"I wear man-tights," Quentin said, pretending to be affronted. Eliot snorted.

    "I imagine he's around here somewhere." Eliot was still scanning the trees....
Reviews-
  • Publisher's Weekly

    July 25, 2011
    Grossman's stylish sequel to The Magicians smoothly fuses adventure fantasy, magic realism, and mythic fiction. It's been two years since Quentin, Eliot, Janet, and Julia have become kings and queens of the magical utopia of Fillory, but Quentin is becoming bored with his seemingly idyllic existence. Spurred on by a dark prophecy of the "Seeing Hare," "one of the Unique Beasts of Fillory," he and Julia decide to embark on a trip to a faraway island, but their voyage turns out to be more perilous than expected and they end up back on Earth. With no apparent means to return to their home at Castle Whitespire, they must somehow find a way back to Fillory and save their realm from imminent destruction. Grossman effortlessly injects innumerable pop culture and literary references (Monty Python, Harry Potter, Pink Floyd, the Lorax, the Teletubbies, etc.) into the fantastical storyline. Mainstream fiction and fantasy fans alike will find this fairy tale for adults rewarding. 10-city author tour.

  • Kirkus

    Starred review from July 1, 2011

    Now a king in the magical land of Fillory, Quentin embarks on a quest to save the universe in Grossman's searing sequel to The Magicians (2009, etc.).

    It's been two years since Quentin assumed one of Fillory's four crowns along with Eliot and Janet, fellow graduates of the Brakebills College for Magical Pedagogy, and Quentin's high-school friend Julia, a Brakebills reject who managed to acquire magical powers on her own. Truth to tell, he's a little bored with his cushy life at the Castle Whitespire, so he seizes on the excuse of a tax-collecting mission to sail for Outer Island, rumored to be the home of "the key that winds up the world." It's an ugly surprise when he and Julia find the key and it dumps them back in their hometown on Earth. Searching for a way back to Fillory, they learn that something is very wrong in the Neitherlands, the mysterious embarkation point that leads to all other worlds, and that the key they found is one of seven required to fend off an apocalypse. Interspersed chapters flash back to Julia's dark adventures before she reunited with Quentin. She discovered a network of people sharing magical knowledge outside the approved Brakebills framework, and her prodigious skills eventually earned her entrance into an elite circle of brilliant, self-taught magicians seeking "an advance so radical it will take us into another league...we think there's more to magic than what we've seen so far." Indeed there is: The ancient forces recklessly summoned by Julia and her friends provoke a spectacular magical battle, a terrifying transformation for Julia and the loss of everything Quentin has ever wanted. Echoes from The Chronicles of Narnia, in particular The Voyage of the Dawn Treader, continue to reverberate, but Grossman's psychologically complex characters and grim reckoning with tragic sacrifice far surpass anything in C.S. Lewis' pat Christian allegory.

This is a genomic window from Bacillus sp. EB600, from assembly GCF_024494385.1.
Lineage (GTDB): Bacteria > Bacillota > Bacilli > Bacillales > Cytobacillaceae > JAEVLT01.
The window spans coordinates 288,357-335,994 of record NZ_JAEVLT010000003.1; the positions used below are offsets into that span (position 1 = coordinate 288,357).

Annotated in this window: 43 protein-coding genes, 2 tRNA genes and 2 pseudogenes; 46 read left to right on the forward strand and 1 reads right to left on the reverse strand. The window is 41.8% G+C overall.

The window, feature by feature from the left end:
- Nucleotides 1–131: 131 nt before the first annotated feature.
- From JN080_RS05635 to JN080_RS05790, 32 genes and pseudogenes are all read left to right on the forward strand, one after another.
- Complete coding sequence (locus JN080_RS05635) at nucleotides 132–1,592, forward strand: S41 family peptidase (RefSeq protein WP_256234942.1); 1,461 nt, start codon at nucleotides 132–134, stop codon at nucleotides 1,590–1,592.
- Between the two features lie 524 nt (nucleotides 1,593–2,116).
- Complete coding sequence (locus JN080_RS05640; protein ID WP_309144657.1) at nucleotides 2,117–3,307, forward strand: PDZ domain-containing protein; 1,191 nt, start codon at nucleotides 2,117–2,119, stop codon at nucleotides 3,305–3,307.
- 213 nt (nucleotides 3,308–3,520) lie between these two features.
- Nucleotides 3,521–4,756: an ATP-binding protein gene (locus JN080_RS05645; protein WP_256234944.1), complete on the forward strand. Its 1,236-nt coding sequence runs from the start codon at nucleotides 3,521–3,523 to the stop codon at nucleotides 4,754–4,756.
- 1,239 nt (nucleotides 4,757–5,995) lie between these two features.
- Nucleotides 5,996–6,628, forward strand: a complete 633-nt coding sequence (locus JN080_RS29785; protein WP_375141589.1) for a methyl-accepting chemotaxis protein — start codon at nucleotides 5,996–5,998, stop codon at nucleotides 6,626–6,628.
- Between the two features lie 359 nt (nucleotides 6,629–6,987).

Fabulous fantasy spiked with bitter adult wisdom—not to be missed.

    (COPYRIGHT (2011) KIRKUS REVIEWS/NIELSEN BUSINESS MEDIA, INC. ALL RIGHTS RESERVED.)

  • Library Journal

    May 1, 2011

    If Time'book critic Grossman's The Magicians was Harry Potter with a darker edge, then this sequel sounds like "The Chronicles of Narnia" way updated. Quentin and his friends now rule as the kings and queens of Fillory, and it's getting dull. So he and Julia board a magical sailing ship to sojourn to edge of the kingdom--and end up back at Quentin's parents' home in Chesterton, MA. That's horrifying enough, but they're suddenly in danger, and Julia's weird black magic comes in handy. Since The Magicians was a New York Times best seller and New Yorker Best Book of the Year--and a mind-stretchingly fun read--you might want to consider multiples. With a ten-city tour.

    Copyright 2011 Library Journal, LLC Used with permission.

  • Booklist

    August 1, 2011
    Here's the sequel to Grossman's best-selling adult fantasy The Magicians (2009). Once upon a time there was a king of Fillory named Quentin, who was bored, bored, bored. The sovereign remedy for this malaise, he decides, is an adventure that will lead to the discovery of a golden key that winds up the world. Ah, but if one key is good, seven are better! And so the adventure becomes a quest. In the meantime, the reader is given the lengthy backstory of Queen Juliacall her the witch queen. This requires a great number of flashbacks, which is fine except that they retard the forward momentum of the plot. And, through it all, Quentin is proving more hapless than heroic. As in The Magicians, there is as much of the arch here as in the Arc de Triomphe, and the irony is as thick as frosting on a wedding cake. And, goodness, do all these goings-on require such a surfeit of Anglo-Saxon vulgarisms? Ah, well, no matter. Fans of The Magicians will find this sequel a feast and will be delighted that a jaw-dropping denouement surely promises a third volume to come.(Reprinted with permission of Booklist, copyright 2011, American Library Association.)

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The Magicians Series, Book 2
Lev Grossman